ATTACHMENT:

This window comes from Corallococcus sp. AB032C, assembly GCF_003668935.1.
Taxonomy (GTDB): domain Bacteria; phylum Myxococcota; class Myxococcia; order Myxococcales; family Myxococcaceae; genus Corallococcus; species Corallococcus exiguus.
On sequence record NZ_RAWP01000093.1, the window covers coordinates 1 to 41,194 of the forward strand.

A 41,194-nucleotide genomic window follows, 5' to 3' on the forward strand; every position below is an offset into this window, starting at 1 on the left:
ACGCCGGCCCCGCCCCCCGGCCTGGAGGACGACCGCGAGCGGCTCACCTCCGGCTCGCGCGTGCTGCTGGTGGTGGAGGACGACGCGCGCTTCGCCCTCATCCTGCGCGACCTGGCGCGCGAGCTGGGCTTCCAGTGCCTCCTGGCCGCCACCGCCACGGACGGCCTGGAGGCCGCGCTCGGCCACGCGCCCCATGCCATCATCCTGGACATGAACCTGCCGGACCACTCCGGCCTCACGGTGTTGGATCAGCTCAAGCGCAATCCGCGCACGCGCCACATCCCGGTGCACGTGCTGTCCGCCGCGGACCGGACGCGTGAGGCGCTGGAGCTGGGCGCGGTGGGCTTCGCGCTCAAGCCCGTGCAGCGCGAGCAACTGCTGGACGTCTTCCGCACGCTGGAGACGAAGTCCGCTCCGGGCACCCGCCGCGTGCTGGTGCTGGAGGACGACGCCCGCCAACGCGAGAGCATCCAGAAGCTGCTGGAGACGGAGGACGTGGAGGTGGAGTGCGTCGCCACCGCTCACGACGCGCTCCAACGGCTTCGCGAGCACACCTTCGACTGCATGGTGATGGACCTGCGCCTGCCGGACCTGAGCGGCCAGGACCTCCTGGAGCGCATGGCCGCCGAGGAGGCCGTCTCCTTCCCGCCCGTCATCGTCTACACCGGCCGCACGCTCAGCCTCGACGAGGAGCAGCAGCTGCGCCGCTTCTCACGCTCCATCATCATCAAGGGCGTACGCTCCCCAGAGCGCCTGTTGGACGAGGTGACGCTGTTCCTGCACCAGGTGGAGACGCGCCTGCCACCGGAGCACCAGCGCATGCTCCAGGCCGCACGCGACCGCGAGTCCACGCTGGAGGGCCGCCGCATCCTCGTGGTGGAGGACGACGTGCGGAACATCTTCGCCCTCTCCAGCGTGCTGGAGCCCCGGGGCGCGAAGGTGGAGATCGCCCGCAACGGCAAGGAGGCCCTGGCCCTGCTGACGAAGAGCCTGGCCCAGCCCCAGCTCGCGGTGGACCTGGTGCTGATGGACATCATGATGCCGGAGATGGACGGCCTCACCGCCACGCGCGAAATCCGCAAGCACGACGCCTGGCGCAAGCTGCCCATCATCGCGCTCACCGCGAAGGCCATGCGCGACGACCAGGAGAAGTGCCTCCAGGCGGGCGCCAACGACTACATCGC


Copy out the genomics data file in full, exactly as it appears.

This window comes from Corallococcus sp. AB032C, assembly GCF_003668935.1.
Taxonomy (GTDB): domain Bacteria; phylum Myxococcota; class Myxococcia; order Myxococcales; family Myxococcaceae; genus Corallococcus; species Corallococcus exiguus.
On sequence record NZ_RAWP01000093.1, the window covers coordinates 1 to 41,194 of the forward strand.

A 41,194-nucleotide genomic window follows, 5' to 3' on the forward strand; every position below is an offset into this window, starting at 1 on the left:
ACGCCGGCCCCGCCCCCCGGCCTGGAGGACGACCGCGAGCGGCTCACCTCCGGCTCGCGCGTGCTGCTGGTGGTGGAGGACGACGCGCGCTTCGCCCTCATCCTGCGCGACCTGGCGCGCGAGCTGGGCTTCCAGTGCCTCCTGGCCGCCACCGCCACGGACGGCCTGGAGGCCGCGCTCGGCCACGCGCCCCATGCCATCATCCTGGACATGAACCTGCCGGACCACTCCGGCCTCACGGTGTTGGATCAGCTCAAGCGCAATCCGCGCACGCGCCACATCCCGGTGCACGTGCTGTCCGCCGCGGACCGGACGCGTGAGGCGCTGGAGCTGGGCGCGGTGGGCTTCGCGCTCAAGCCCGTGCAGCGCGAGCAACTGCTGGACGTCTTCCGCACGCTGGAGACGAAGTCCGCTCCGGGCACCCGCCGCGTGCTGGTGCTGGAGGACGACGCCCGCCAACGCGAGAGCATCCAGAAGCTGCTGGAGACGGAGGACGTGGAGGTGGAGTGCGTCGCCACCGCTCACGACGCGCTCCAACGGCTTCGCGAGCACACCTTCGACTGCATGGTGATGGACCTGCGCCTGCCGGACCTGAGCGGCCAGGACCTCCTGGAGCGCATGGCCGCCGAGGAGGCCGTCTCCTTCCCGCCCGTCATCGTCTACACCGGCCGCACGCTCAGCCTCGACGAGGAGCAGCAGCTGCGCCGCTTCTCACGCTCCATCATCATCAAGGGCGTACGCTCCCCAGAGCGCCTGTTGGACGAGGTGACGCTGTTCCTGCACCAGGTGGAGACGCGCCTGCCACCGGAGCACCAGCGCATGCTCCAGGCCGCACGCGACCGCGAGTCCACGCTGGAGGGCCGCCGCATCCTCGTGGTGGAGGACGACGTGCGGAACATCTTCGCCCTCTCCAGCGTGCTGGAGCCCCGGGGCGCGAAGGTGGAGATCGCCCGCAACGGCAAGGAGGCCCTGGCCCTGCTGACGAAGAGCCTGGCCCAGCCCCAGCTCGCGGTGGACCTGGTGCTGATGGACATCATGATGCCGGAGATGGACGGCCTCACCGCCACGCGCGAAATCCGCAAGCACGACGCCTGGCGCAAGCTGCCCATCATCGCGCTCACCGCGAAGGCCATGCGCGACGACCAGGAGAAGTGCCTCCAGGCGGGCGCCAACGACTACATCGC